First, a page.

Exposed secret letter sent by then premier’s office to US spy agency painted soon-to-be election winner Mahathir Mohamad as a threat to US interests
Malaysia’s previous Najib Razak-led government appealed to the United States’ Central Intelligence Agency (CIA) seeking American support to form his country’s next government ahead of a closely fought election on May 9, according to a recent expose published by local news portal Malaysiakini.
Five days before the historic general election, an intelligence unit in the Malaysian Prime Minister’s Department penned an official letter to then-CIA director-designate Gina Haspel acknowledging the competitiveness of the contest, while noting that Najib was expected to “win the election adequately to form the next government.”
The letter, signed by the division’s director general Hasanah Ab Hamid, underscored “the need to have US support for the present government even if we are to win the election by a simple majority or just one seat,” and requested that the CIA relay “the complexity of managing this election” to US Secretary of State Mike Pompeo.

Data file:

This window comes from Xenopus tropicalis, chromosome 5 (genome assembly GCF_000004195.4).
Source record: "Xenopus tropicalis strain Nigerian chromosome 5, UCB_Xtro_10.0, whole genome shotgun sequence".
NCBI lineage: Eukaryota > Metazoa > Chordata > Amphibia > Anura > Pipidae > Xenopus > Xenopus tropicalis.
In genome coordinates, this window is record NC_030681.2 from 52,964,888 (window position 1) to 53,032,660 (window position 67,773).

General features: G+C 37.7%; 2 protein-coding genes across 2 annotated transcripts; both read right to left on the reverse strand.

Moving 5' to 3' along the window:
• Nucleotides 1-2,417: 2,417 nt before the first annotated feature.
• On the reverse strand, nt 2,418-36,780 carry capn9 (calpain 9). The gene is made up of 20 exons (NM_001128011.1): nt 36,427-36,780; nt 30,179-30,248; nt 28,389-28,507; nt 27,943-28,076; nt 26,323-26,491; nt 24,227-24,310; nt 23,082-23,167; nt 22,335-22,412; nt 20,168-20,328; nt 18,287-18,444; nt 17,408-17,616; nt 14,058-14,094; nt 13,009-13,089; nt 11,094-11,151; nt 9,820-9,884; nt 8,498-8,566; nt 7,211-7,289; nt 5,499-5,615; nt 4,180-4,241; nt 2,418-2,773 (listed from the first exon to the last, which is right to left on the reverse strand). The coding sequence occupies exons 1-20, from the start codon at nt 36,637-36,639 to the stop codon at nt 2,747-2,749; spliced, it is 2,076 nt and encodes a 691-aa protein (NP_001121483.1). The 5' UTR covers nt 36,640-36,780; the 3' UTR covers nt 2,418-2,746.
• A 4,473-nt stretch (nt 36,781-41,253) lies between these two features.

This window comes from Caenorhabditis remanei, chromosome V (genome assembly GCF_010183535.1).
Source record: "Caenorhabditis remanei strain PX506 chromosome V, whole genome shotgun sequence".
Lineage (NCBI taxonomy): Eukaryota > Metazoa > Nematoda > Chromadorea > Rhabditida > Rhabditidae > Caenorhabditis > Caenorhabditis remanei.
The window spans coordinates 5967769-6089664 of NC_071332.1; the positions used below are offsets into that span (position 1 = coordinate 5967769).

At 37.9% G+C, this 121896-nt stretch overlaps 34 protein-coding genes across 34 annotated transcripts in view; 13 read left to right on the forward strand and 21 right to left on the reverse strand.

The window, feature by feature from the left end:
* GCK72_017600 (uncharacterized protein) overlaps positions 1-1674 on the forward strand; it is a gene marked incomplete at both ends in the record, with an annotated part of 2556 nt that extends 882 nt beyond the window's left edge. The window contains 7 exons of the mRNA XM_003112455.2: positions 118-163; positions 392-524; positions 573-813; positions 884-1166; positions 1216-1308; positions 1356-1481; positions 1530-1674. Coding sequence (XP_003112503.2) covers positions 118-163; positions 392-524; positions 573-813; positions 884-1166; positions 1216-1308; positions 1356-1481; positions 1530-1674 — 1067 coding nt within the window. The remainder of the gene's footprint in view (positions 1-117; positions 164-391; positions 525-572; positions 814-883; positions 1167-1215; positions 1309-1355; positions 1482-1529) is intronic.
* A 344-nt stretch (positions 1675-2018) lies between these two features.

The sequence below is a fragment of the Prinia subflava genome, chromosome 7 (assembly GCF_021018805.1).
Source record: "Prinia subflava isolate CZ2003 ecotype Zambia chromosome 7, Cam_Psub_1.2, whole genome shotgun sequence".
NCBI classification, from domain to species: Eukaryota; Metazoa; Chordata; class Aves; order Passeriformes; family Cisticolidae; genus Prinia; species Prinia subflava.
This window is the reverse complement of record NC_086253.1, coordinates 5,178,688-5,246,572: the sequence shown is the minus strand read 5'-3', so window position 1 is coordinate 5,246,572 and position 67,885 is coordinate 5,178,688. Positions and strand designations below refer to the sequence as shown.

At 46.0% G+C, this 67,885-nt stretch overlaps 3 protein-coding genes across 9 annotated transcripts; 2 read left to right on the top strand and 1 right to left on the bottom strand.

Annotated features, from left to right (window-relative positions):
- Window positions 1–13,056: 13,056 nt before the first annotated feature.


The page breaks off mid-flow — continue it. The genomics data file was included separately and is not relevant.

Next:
Najib’s long-ruling Barisan Nasional coalition was roundly defeated at the May 9 polls after garnering just over one-third of the national vote. Pakatan Harapan, Malaysia’s former opposition coalition, now leads the federal government under the premiership of Mahathir Mohamad, who was previously prime minister from 1981 to 2003.
US-Malaysia relations had improved significantly during Najib’s tenure, but bilateral ties notably cooled in 2015 when the premier became implicated in a massive corruption scandal involving the 1Malaysia Development Berhad (1MDB), a state development fund that launched in 2009 with Najib as its advisory board chairman.
Dealings at the fund, now considered among the world’s largest ever embezzlement schemes, have been the subject of a global corruption probe involving investigators from at least six countries including Singapore, Switzerland and the United States. Malaysia’s former first family is widely cited as the scheme’s major beneficiary.
US President Donald Trump greets then Malaysian Prime Minister Najib Razak at the White House, September 12, 2017, Washington, DC. Photo: AFP/Mandel Ngan